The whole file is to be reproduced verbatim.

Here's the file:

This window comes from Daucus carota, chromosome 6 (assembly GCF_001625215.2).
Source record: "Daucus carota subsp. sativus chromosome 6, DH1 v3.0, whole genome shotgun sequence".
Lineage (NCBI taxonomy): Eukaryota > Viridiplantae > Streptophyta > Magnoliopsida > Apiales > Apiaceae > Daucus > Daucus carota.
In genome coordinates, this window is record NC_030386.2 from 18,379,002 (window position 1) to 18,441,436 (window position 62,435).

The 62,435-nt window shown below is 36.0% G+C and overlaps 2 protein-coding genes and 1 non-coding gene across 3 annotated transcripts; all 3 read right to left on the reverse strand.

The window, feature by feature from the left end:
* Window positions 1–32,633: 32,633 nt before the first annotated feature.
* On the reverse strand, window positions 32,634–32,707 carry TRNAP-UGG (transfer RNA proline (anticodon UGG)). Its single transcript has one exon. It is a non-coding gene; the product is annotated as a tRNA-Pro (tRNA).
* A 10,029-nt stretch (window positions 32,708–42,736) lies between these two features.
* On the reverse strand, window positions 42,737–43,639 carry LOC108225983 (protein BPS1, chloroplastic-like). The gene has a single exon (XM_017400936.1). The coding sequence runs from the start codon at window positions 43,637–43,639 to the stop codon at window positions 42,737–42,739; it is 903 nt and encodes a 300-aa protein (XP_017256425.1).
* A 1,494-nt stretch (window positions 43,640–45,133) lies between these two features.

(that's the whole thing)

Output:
This window comes from Daucus carota, chromosome 6 (assembly GCF_001625215.2).
Source record: "Daucus carota subsp. sativus chromosome 6, DH1 v3.0, whole genome shotgun sequence".
Lineage (NCBI taxonomy): Eukaryota > Viridiplantae > Streptophyta > Magnoliopsida > Apiales > Apiaceae > Daucus > Daucus carota.
In genome coordinates, this window is record NC_030386.2 from 18,379,002 (window position 1) to 18,441,436 (window position 62,435).

The 62,435-nt window shown below is 36.0% G+C and overlaps 2 protein-coding genes and 1 non-coding gene across 3 annotated transcripts; all 3 read right to left on the reverse strand.

The window, feature by feature from the left end:
* Window positions 1–32,633: 32,633 nt before the first annotated feature.
* On the reverse strand, window positions 32,634–32,707 carry TRNAP-UGG (transfer RNA proline (anticodon UGG)). Its single transcript has one exon. It is a non-coding gene; the product is annotated as a tRNA-Pro (tRNA).
* A 10,029-nt stretch (window positions 32,708–42,736) lies between these two features.
* On the reverse strand, window positions 42,737–43,639 carry LOC108225983 (protein BPS1, chloroplastic-like). The gene has a single exon (XM_017400936.1). The coding sequence runs from the start codon at window positions 43,637–43,639 to the stop codon at window positions 42,737–42,739; it is 903 nt and encodes a 300-aa protein (XP_017256425.1).
* A 1,494-nt stretch (window positions 43,640–45,133) lies between these two features.